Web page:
There is no doubt many fitness businesses focus on sales as the most important Key Performance Indicator (KPI).
After all, revenue is the oxygen that makes our business breath, right? While this is true, I’m also reminded of one of my all-time favourite sayings, “before I have, I must become.”
In thinking about my business, Listen To Your Body, before I have a super-profitable business, I must become a fantastic leader, who drives a motivated personal training team to create an excellent member experience that turns them into raving fans.
Overall, if our members are training high volumes, they are retained, which means we have a service that people want. Once we have high attendance numbers, sales naturally follow that.
In our system, the average member spends $14.20 per workout, therefore if we execute 500 workouts per week, the value of those sessions is $7,100 per week. Based on that, we have a super healthy business as there is also upfront payment opportunities on top of this, plus extra revenue streams.
How do we drive great attendance? Check out my five best tips to encourage high participation.1) Ensure you have a super studio that attracts people to work out. It needs to be hygienic, have great equipment, is easy to access and comfortable to train in. Remember our fitness facilities are a 3rd home for our members as they will frequent us out of any other place on earth other than their home and work in many cases. They need to love the environment. 2) Are your trainers motivated? If they are motivated for health, fitness and their own training, then they are a chance to encourage people through high levels of goal engagement, great workouts and accountability because they care. If your trainers are not inspiring and motivated, you will grow at a snail’s pace, if at all. 3) Do we really know WHY members are training? Understanding key drivers for our members to train is a must. Never assume the old “lose weight, get fit” will get them out of bed at 5.00am for a session. Find out what benefits they get and what that means to the member.
Understand their intensity level goals and adjust your customised program appropriately and not just what you want to do.
This is called customisation and if you are doing blanket programming such as one size fits all, you may not keep your members more than a year.4) Are you communicating to members about preparation? Preparation is a huge key for attendance success. Fitness training is all about momentum. When we prepare well, we plan out our week, and we will get 4-7 workouts in per week.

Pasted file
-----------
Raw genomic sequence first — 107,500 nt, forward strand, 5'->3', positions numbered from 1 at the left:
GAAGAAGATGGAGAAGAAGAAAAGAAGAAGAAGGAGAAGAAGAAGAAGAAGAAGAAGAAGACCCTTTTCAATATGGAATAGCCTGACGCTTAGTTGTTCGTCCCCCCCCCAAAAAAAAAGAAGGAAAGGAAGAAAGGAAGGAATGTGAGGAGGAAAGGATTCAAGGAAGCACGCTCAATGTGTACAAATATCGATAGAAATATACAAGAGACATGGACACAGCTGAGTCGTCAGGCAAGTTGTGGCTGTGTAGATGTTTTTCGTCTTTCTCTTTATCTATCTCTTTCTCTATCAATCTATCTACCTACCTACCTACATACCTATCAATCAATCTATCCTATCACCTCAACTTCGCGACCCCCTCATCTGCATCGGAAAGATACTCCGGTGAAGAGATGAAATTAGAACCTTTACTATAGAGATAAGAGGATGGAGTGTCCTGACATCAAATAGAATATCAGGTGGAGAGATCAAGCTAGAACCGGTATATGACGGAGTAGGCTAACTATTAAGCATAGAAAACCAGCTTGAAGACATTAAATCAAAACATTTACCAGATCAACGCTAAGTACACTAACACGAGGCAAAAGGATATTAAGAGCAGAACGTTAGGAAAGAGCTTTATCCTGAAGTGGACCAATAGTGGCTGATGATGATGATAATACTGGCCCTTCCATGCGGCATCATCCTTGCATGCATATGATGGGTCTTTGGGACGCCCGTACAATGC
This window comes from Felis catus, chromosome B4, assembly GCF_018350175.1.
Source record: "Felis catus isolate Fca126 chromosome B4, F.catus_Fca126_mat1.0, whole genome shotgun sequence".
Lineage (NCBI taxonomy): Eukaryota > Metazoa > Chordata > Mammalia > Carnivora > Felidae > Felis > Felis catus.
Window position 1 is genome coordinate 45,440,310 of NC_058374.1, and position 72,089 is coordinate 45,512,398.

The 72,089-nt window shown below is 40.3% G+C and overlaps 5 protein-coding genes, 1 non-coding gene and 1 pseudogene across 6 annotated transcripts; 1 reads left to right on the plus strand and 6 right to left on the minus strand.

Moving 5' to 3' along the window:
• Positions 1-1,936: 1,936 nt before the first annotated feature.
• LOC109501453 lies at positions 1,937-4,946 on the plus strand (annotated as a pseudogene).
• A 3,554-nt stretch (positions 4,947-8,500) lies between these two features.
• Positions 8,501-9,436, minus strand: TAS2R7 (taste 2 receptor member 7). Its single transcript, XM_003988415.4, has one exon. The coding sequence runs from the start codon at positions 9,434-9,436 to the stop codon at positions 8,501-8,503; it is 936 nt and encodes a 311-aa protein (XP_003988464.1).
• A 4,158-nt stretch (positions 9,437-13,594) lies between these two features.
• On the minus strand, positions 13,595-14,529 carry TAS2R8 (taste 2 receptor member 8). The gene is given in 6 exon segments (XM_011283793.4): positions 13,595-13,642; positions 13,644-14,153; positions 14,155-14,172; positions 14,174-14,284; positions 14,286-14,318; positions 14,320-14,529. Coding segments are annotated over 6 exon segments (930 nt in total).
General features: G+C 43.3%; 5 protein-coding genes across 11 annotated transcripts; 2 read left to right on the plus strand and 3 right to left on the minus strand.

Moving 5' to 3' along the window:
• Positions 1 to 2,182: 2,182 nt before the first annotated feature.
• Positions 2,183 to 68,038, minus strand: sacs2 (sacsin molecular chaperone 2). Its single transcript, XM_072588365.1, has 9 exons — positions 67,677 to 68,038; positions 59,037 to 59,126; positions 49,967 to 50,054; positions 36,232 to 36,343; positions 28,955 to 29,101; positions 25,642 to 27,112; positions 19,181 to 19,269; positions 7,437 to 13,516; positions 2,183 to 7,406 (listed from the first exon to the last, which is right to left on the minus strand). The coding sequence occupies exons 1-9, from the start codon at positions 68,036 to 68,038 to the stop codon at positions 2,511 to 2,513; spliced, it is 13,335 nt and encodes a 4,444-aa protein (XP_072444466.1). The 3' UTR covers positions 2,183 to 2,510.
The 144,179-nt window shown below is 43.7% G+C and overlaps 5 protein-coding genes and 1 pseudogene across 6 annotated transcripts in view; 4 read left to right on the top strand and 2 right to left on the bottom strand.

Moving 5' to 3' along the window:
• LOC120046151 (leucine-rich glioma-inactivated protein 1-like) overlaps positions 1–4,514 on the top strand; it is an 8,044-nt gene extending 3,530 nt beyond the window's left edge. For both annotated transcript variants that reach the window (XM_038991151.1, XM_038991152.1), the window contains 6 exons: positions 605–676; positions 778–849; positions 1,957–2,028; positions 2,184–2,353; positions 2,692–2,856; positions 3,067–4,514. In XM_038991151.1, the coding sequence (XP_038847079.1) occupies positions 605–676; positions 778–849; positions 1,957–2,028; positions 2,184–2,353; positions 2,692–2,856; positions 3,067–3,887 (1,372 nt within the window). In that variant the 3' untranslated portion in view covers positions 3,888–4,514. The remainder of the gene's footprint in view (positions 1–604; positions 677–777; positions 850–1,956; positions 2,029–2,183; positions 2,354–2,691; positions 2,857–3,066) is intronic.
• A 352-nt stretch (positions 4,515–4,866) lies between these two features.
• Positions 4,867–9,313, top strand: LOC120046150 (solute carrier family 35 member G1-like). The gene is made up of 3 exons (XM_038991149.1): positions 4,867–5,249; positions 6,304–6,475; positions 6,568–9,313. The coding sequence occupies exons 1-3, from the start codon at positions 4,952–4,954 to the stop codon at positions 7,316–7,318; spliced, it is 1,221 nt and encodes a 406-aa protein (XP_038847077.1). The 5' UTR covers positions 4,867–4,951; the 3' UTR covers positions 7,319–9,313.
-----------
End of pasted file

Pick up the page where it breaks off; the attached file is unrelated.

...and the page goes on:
As trainers, we need to work out planning habits of our members, if it is ad hoc and they just roll in and train when suits, they are guessing their way to results.
Alternatively, if they plan the next 7 to 14 days thoroughly and book out say 9 workouts, chances are they will attend 9 which means they will be motivated which over again adds to our 90%+ retention rate?5) Always work to retain your core membership base. Too many fitness businesses get a thrill with marketing to new members, getting leads and converting leads towards their New Member KPIs. Sure, new members are gold, and we can never stop recruiting.
However, I often see many fitness businesses neglect the existing members while they roll out the red carpet for the new members.
The issue with this mindset is that when the new members who walk on the red carpet for 3 months, get this taken away and given to the next wave of new members, then the value decreases. Never neglect your core membership base as they are the reason why you are in business.
At Listen To Your Body, we pride ourselves on this KPI as being an accurate reflection of the business health long term. If a studio has high attendance, they are just great at what they do. If they have low turnout and higher sales, this means their service is not good enough, and the funnel has a massive hole at the bottom that eventually will run dry.
Ben Fletcher is always happy to share what’s worked for him at Listen To Your Body. Enquire below to learn more on the LTYB Group Personalised Training model.